The House Finance, Judiciary and Transportation committees have taken action on dozens of bills since the legislative session began in January. Just last week, the committees passed or killed measures ranging from taxing real estate investment trusts to increasing fines for campaign finance violations to cracking down on drunken driving.

But if you weren’t at their hearings, you wouldn’t have been able to see what they were doing. None of the oral testimony, none of the questions, none of the decision-making.

That’s because the chairs of these committees — Reps. Sylvia Luke, Scott Nishimoto and Henry Aquino, respectively — refuse to allow their hearings to be broadcast on public-access TV stations such as Olelo.

Left, Rep Scott Nishimoto, right Finance Chair Sylvia Luke just after they gaveled out postponing final conference committee meeting tomorrow. 27 april 2016
Judiciary Chair Scott Nishimoto, left, and Finance Chair Sylvia Luke have asked that their committee hearings not be televised. Cory Lum/Civil Beat

Virginia Beck, who heads the Public Access Room at the Capitol, confirmed they are the only three committee chairs in the House or Senate who have specifically requested no broadcast coverage. Her office determines what hearings are broadcast based on overall public interest or special requests from lawmakers but defers to the committee chairs.

Last fiscal year, 145 hearings, information briefings and sessions were broadcast. 

“We are not stifling transparency,” said Nishimoto, who heads the Judiciary Committee, which hears hundreds of bills each session, often dealing with controversial topics.

He said he’s worried that it costs hundreds of dollars per hearing, depending on its length, to broadcast it on public-access stations. He wasn’t opposed to other committees broadcasting their hearings but said it was important to contain costs where possible.

A two-hour hearing on bills before the Housing Committee earlier this month cost about $1,150, including pre- and post-produciton work, according to an invoice from Access Media Services Corp., which the Legislature contracts with to produce its broadcasts.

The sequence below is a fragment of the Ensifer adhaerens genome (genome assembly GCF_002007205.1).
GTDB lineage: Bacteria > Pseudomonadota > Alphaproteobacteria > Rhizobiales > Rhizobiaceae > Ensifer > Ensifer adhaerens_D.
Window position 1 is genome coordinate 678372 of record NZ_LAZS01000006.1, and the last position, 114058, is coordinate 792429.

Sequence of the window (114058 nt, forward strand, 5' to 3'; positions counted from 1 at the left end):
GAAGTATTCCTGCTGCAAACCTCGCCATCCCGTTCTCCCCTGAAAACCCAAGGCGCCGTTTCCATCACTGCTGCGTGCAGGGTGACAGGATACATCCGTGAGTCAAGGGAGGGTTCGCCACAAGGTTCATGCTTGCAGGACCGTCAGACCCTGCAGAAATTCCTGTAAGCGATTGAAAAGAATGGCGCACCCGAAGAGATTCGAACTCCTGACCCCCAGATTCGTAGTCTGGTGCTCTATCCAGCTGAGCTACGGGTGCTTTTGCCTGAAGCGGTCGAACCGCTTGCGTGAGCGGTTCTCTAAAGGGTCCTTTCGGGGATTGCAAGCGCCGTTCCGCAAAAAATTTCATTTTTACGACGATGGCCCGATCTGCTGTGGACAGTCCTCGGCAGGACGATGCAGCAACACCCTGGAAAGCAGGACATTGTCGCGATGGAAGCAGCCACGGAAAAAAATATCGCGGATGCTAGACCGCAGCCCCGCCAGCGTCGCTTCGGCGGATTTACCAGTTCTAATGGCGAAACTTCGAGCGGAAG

“It’s a balance,” Nishimoto said.

It’s also a departure. His predecessor, Karl Rhoads, let the Public Access Room broadcast whatever hearings it wanted. He moved from the House two years ago to the Senate, where he now chairs the Water and Land Committee.

Rhoads said he never requested a hearing to be broadcast but also never told the Public Access Room to not do so because many of the bills that go through the Judiciary Committee are of broad public interest and receive emotional in-person testimony.

“People need to know what’s going on,” he said. “If you don’t pay attention to what’s going on in a democracy your interests are generally not taken care of very well.”

Finance Chair Sylvia Luke and Vice Chair Henry Aquino question the mayor at the Capitol Auditorium.
Finance Chair Sylvia Luke and Transportation Chair Henry Aquino, left, are two of the three House committee chairs who don’t want their committee hearings televised. Cory Lum/Civil Beat

Rhoads said it can also be beneficial to the lawmakers.

“People want to see you in action pushing for whatever you’re pushing for,” he said. “Everything you do has a political ramification.”

Aquino did not respond to a message seeking comment.

“The public deserves the right to know what’s going on at the Legislature, as these decisions affect all of us,” said Corie Tanida of Common Cause Hawaii.

“What about our neighbor island friends and family?” she asked.

A round-trip flight on Hawaiian Airlines from Kauai to Oahu next week, for instance, ranges in price from $130 to $570 depending on time of day. Garden Isle residents have been urging the Legislature for years to pass measures relating to pesticides, lifeguards, hotel taxes and other issues.

Janet Mason of the League of Women Voters said legislators from the neighbor islands regularly ask her about broadcast of hearings and floor sessions. The floor sessions are recorded and archived on the Capitol website.

“I think the public is interested in watching these broadcasts and as this relatively new service becomes more widely recognized through its prominence on the Capitol website, interest in these broadcasts will grow,” she said.

If it’s not televised, Tanida said, it’s difficult for people outside urban Honolulu to participate since you’d have to be at the Capitol either to watch the hearing in person or on the closed-circuit TV channels that are only available elsewhere in the Capitol. Lawmakers often watch those in their offices.

Luke, as head of the money committee, touches every bill with a dollar amount attached to it. She said most of the bills go through their subject-matter committee first, where they are often broadcast, discussed and often amended. Doing so again in the Finance Committee would be duplicative, she said, and would take limited resources away from other committees that may want to air their hearings on TV.

“We need to think of better ways of making things accessible,” she said.

Luke says there should be a conversation about whether the closed-circuit Capitol TV that is already recording the hearings to be viewed inside the building could be archived and posted online at little additional cost.

Tanida said that’s a solution that could work for the House, much as it already does for the Senate.

“The hearings don’t have to be televised if the recordings are easily accessible to everyone,” Tanida said. “I like and use this system as I can access it at any time and I can fast forward and rewind as needed.”

Check out past House and Senate hearings in the archives and see what televised hearings are coming up here.

About the Author